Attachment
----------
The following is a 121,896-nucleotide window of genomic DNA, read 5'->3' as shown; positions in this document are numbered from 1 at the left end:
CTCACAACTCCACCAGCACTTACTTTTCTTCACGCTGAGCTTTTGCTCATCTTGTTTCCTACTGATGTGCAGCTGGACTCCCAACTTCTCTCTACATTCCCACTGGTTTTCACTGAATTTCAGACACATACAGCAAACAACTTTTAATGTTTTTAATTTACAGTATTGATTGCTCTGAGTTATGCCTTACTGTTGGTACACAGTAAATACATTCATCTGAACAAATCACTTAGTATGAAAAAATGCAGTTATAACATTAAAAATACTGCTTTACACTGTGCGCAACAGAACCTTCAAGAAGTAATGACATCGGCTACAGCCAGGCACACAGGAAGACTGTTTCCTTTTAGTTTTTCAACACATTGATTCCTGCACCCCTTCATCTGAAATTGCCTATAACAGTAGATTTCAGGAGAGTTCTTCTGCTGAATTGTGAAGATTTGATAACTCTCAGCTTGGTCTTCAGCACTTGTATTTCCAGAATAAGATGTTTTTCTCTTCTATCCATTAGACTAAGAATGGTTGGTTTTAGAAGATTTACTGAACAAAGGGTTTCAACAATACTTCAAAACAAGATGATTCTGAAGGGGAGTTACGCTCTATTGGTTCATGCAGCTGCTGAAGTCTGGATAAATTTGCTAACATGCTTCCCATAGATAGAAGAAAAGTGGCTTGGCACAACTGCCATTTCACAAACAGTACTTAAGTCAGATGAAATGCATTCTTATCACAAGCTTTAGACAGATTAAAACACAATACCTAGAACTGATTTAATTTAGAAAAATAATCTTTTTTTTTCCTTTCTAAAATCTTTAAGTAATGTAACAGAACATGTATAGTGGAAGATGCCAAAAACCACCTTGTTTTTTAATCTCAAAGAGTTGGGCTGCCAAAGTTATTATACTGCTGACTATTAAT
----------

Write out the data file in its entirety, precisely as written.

The following is a 121,896-nucleotide window of genomic DNA, read 5'->3' as shown; positions in this document are numbered from 1 at the left end:
CTCACAACTCCACCAGCACTTACTTTTCTTCACGCTGAGCTTTTGCTCATCTTGTTTCCTACTGATGTGCAGCTGGACTCCCAACTTCTCTCTACATTCCCACTGGTTTTCACTGAATTTCAGACACATACAGCAAACAACTTTTAATGTTTTTAATTTACAGTATTGATTGCTCTGAGTTATGCCTTACTGTTGGTACACAGTAAATACATTCATCTGAACAAATCACTTAGTATGAAAAAATGCAGTTATAACATTAAAAATACTGCTTTACACTGTGCGCAACAGAACCTTCAAGAAGTAATGACATCGGCTACAGCCAGGCACACAGGAAGACTGTTTCCTTTTAGTTTTTCAACACATTGATTCCTGCACCCCTTCATCTGAAATTGCCTATAACAGTAGATTTCAGGAGAGTTCTTCTGCTGAATTGTGAAGATTTGATAACTCTCAGCTTGGTCTTCAGCACTTGTATTTCCAGAATAAGATGTTTTTCTCTTCTATCCATTAGACTAAGAATGGTTGGTTTTAGAAGATTTACTGAACAAAGGGTTTCAACAATACTTCAAAACAAGATGATTCTGAAGGGGAGTTACGCTCTATTGGTTCATGCAGCTGCTGAAGTCTGGATAAATTTGCTAACATGCTTCCCATAGATAGAAGAAAAGTGGCTTGGCACAACTGCCATTTCACAAACAGTACTTAAGTCAGATGAAATGCATTCTTATCACAAGCTTTAGACAGATTAAAACACAATACCTAGAACTGATTTAATTTAGAAAAATAATCTTTTTTTTTCCTTTCTAAAATCTTTAAGTAATGTAACAGAACATGTATAGTGGAAGATGCCAAAAACCACCTTGTTTTTTAATCTCAAAGAGTTGGGCTGCCAAAGTTATTATACTGCTGACTATTAAT